Winter’s Bone is the second feature-length work by director Debra Granik, who also wrote the screenplay. The film is set in the Orzak mountains, a desperately poor part of the American South, and focuses on seventeen-year-old Ree Dolly, a young girl keeping her family together despite an absent father and a mentally-ill mother.  When the local Sheriff informs Ree that her father has put up their house as collateral for bail and that they will lose it unless he turns up to court in a week’s time, she sets off on a mission to discover what has happened to him. 

The film garnered huge critical acclaim on release and was nominated for four 2011 Academy Awards, including Best Motion Picture of the Year and Best Performance by an Actress in a Leading Role.  Jennifer Lawrence, the young actress who plays Ree, was nominated in the Best Actress or equivalent category of almost every English-language film awards and has been marked out as a face to watch out for in the future. 

Winter’s Bone was submitted to the BBFC for classification in May 2010 and came without a category request.  In the US, the film was passed R for ‘some drug material, language and violent content’. 

When classifying Winter’s Bone, examiners noted strong language and drug use as the principal classification issues.   The film also contains violence and threat, a gory image and scene in which squirrels are butchered.

There are eight uses of ‘f**k’ in the film and one use of ‘motherf***er’ and these uses of strong language made a 15 classification necessary.  BBFC Guidelines allow for ‘frequent use of strong language’ at 15, but at 12/12A state that the ‘use of strong language must be infrequent’.

Drug-taking is a major social concern and this is reflected in the way that drug use in film is treated by BBFC examiners.  BBFC Guidelines on drug use at 15 state that 'any misuse of drugs must be infrequent and should not be glamorised or give instructional detail'.

The drug use in Winter’s Bone is strong but infrequent, and is devoid of any glamorous effect. 

Ree's father is suspected of having been killed for his crystal meth dealing, and it is also widely suggested within the community that he might have been burned while trying to mix the drug, apparently a common occurrence.  Phrases such as "cooking crank" are used in a matter-of-fact tone as it's revealed that many of the local population are involved in the production of crystal meth.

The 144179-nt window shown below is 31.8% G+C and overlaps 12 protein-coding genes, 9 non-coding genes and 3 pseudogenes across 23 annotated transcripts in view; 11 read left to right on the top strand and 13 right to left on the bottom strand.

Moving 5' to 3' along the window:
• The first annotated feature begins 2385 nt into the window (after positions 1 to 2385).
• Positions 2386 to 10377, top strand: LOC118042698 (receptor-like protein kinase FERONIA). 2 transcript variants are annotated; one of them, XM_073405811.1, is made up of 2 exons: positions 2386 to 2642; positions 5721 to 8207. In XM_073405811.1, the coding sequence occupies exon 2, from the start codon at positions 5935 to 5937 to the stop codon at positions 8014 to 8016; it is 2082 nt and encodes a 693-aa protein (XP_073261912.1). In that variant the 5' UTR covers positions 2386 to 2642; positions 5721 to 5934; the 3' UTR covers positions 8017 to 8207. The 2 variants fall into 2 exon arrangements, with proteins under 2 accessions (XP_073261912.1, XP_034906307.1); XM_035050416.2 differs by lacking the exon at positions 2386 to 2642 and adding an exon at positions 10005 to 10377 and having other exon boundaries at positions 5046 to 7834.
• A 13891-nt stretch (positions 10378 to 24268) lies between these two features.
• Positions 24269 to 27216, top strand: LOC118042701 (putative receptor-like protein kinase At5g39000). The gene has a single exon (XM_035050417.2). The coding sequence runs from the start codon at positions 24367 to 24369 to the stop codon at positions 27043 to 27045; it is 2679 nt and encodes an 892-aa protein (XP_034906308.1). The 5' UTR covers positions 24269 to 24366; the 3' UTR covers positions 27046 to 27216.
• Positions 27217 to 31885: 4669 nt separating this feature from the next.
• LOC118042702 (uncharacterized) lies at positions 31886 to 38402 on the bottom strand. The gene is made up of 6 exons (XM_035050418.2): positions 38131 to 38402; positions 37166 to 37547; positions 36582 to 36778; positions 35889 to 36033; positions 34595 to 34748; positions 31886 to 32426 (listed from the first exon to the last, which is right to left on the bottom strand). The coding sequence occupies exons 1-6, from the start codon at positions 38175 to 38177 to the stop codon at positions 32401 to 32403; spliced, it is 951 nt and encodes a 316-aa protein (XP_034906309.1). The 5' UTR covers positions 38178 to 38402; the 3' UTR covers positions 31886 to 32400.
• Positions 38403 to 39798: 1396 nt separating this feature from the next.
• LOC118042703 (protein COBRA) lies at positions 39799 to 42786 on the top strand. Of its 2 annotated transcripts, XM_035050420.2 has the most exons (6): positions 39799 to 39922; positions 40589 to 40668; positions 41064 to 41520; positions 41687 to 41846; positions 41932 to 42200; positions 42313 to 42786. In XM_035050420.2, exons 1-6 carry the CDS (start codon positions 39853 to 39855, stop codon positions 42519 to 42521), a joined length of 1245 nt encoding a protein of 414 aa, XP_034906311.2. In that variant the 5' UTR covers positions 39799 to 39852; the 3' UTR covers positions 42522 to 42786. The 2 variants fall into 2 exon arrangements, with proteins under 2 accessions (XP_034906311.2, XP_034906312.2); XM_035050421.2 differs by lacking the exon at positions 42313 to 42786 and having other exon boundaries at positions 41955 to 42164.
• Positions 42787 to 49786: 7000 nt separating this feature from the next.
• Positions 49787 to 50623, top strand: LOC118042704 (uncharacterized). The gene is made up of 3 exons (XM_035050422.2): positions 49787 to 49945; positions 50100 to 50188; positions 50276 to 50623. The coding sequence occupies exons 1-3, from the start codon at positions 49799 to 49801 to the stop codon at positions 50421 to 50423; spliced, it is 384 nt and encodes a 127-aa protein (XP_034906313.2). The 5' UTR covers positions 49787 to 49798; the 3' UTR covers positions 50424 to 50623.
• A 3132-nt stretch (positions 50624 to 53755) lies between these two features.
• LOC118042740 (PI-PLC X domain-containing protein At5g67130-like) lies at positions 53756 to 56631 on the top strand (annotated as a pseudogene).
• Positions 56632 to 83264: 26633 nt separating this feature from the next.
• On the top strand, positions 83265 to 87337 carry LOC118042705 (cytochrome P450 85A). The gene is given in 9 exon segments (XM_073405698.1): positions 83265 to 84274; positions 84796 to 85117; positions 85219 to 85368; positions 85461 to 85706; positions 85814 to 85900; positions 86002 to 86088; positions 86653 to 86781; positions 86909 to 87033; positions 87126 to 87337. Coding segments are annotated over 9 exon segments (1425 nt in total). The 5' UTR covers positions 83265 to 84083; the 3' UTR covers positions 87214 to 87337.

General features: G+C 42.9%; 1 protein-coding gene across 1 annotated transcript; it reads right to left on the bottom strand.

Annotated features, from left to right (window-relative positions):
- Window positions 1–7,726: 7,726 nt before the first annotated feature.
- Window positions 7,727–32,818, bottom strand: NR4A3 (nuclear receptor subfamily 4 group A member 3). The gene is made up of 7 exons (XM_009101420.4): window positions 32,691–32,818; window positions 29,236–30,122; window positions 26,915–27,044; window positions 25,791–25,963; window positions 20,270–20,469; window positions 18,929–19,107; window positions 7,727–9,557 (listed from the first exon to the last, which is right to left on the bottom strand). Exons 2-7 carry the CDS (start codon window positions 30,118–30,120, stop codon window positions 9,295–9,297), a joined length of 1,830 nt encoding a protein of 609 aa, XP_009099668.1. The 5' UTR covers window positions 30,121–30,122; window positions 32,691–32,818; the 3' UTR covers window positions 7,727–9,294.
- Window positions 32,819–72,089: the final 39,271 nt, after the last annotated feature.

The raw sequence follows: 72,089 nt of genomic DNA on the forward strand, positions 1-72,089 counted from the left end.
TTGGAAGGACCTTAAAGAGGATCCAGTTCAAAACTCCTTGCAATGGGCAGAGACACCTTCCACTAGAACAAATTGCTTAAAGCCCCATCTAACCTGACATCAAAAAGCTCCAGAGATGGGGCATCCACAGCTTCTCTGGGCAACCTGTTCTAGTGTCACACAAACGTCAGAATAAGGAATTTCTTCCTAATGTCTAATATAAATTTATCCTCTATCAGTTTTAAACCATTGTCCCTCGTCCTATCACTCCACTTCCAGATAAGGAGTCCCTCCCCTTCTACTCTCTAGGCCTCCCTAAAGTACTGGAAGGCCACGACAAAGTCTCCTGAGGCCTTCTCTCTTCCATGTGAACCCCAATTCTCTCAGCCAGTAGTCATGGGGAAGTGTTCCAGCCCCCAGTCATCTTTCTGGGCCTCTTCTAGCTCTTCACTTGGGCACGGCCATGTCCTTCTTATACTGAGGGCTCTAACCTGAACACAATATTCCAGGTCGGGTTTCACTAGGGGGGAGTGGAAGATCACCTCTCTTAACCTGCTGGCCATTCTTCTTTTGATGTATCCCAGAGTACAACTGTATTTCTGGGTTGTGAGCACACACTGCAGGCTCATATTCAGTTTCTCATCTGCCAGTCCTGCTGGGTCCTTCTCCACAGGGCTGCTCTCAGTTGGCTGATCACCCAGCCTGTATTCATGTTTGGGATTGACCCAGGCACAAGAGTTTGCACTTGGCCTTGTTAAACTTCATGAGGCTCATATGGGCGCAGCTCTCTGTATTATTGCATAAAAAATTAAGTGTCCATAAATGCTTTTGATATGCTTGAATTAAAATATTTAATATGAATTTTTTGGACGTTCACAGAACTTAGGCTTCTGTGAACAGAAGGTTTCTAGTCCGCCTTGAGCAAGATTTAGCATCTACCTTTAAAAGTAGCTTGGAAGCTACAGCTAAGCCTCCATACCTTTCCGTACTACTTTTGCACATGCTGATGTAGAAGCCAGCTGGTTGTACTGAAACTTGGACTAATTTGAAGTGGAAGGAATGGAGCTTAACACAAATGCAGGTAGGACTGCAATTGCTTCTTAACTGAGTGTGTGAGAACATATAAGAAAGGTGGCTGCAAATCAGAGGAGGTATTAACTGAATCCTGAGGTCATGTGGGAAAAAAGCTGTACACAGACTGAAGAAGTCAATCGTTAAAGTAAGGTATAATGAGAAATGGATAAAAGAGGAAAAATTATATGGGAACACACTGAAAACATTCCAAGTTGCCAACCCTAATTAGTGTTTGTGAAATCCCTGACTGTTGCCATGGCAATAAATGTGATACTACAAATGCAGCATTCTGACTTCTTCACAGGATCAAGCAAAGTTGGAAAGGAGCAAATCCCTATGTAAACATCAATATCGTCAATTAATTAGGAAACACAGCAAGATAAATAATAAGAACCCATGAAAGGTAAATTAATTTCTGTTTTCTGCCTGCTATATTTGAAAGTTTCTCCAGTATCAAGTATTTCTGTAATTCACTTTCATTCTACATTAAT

Ree's uncle is occasionally shown snorting white powder from a bag and at one point he offers it to Ree.  However, she turns him down, sarcastically noting that she hasn't got the "taste for it” yet.  The audience presumes this drug is crystal meth, but it is not referred to directly as such.  The character of Teardrop, the uncle, is portrayed as unsavoury and aggressive and his actions are unlikely to appear glamorous to the audience.  The fact that Ree, the heroine, is dismissive of the drug is important and we are aware of the destruction wrought upon her family by the prevalence of crystal meth within the community.  At the beginning of the film, Ree is offered a joint, but we do not see her smoking it and it is not discussed further.  Examiners therefore felt that the drug-taking in the film fell well within the parameters of the 15 category – it is infrequent, aversive and gives no instructional detail.

Winter’s Bone also contains some violence and threat, including a scene in which Ree is dragged to a garage and beaten up by her female neighbours.  The violence itself occurs off-screen, but it is clear from her injuries that she has taken a severe beating – she has a bruised and bloody face and pulls out a loose tooth.   Examiners felt that the lack of detail in the scene would have allowed this violence to pass at the 12/12A category.  The same applies to a scene towards the end of the film, where Ree’s neighbours take her to the lake where her father’s body has been dumped.  In order to prove to the police that he’s dead, Ree needs evidence and the women encourage her to take the man’s hand.  Ree holds the hand as another woman cuts through his arm with a chainsaw.  We very briefly see the severed hand as she puts it in the boat, but there is no close-up or gory detail.  Later, when Ree hands her grisly ‘evidence’ to the Sheriff, he just looks in a plastic bag and grimaces.

Winter’s Bone was passed 15 with the BBFCinsight ‘Contains strong language and drug use’ and the expanded version explaining the issues in detail. 

The film was passed at the same category for its DVD release and was selected for National Schools Film Week in 2011.